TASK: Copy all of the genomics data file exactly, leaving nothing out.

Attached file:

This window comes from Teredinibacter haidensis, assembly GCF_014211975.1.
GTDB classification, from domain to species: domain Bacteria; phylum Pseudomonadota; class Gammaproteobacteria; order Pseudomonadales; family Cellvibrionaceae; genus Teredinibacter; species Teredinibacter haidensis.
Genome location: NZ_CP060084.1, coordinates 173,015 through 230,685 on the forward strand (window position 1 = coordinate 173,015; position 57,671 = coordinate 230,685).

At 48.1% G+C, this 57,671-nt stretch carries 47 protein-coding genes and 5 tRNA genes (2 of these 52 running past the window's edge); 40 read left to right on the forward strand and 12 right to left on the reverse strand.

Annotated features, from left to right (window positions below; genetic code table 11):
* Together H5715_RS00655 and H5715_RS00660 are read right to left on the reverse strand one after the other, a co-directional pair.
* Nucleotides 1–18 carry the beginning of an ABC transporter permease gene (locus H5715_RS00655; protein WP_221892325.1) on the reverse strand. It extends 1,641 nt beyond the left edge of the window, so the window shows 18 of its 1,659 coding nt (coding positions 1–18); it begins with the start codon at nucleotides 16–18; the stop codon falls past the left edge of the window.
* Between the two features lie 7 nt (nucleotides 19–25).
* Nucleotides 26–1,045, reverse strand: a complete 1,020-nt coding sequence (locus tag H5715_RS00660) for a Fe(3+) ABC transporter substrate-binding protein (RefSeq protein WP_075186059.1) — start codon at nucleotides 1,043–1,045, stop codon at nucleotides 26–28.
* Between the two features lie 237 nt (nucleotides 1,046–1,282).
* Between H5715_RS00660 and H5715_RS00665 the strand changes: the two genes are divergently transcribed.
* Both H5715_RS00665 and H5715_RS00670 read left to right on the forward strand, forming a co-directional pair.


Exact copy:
This window comes from Teredinibacter haidensis, assembly GCF_014211975.1.
GTDB classification, from domain to species: domain Bacteria; phylum Pseudomonadota; class Gammaproteobacteria; order Pseudomonadales; family Cellvibrionaceae; genus Teredinibacter; species Teredinibacter haidensis.
Genome location: NZ_CP060084.1, coordinates 173,015 through 230,685 on the forward strand (window position 1 = coordinate 173,015; position 57,671 = coordinate 230,685).

At 48.1% G+C, this 57,671-nt stretch carries 47 protein-coding genes and 5 tRNA genes (2 of these 52 running past the window's edge); 40 read left to right on the forward strand and 12 right to left on the reverse strand.

Annotated features, from left to right (window positions below; genetic code table 11):
* Together H5715_RS00655 and H5715_RS00660 are read right to left on the reverse strand one after the other, a co-directional pair.
* Nucleotides 1–18 carry the beginning of an ABC transporter permease gene (locus H5715_RS00655; protein WP_221892325.1) on the reverse strand. It extends 1,641 nt beyond the left edge of the window, so the window shows 18 of its 1,659 coding nt (coding positions 1–18); it begins with the start codon at nucleotides 16–18; the stop codon falls past the left edge of the window.
* Between the two features lie 7 nt (nucleotides 19–25).
* Nucleotides 26–1,045, reverse strand: a complete 1,020-nt coding sequence (locus tag H5715_RS00660) for a Fe(3+) ABC transporter substrate-binding protein (RefSeq protein WP_075186059.1) — start codon at nucleotides 1,043–1,045, stop codon at nucleotides 26–28.
* Between the two features lie 237 nt (nucleotides 1,046–1,282).
* Between H5715_RS00660 and H5715_RS00665 the strand changes: the two genes are divergently transcribed.
* Both H5715_RS00665 and H5715_RS00670 read left to right on the forward strand, forming a co-directional pair.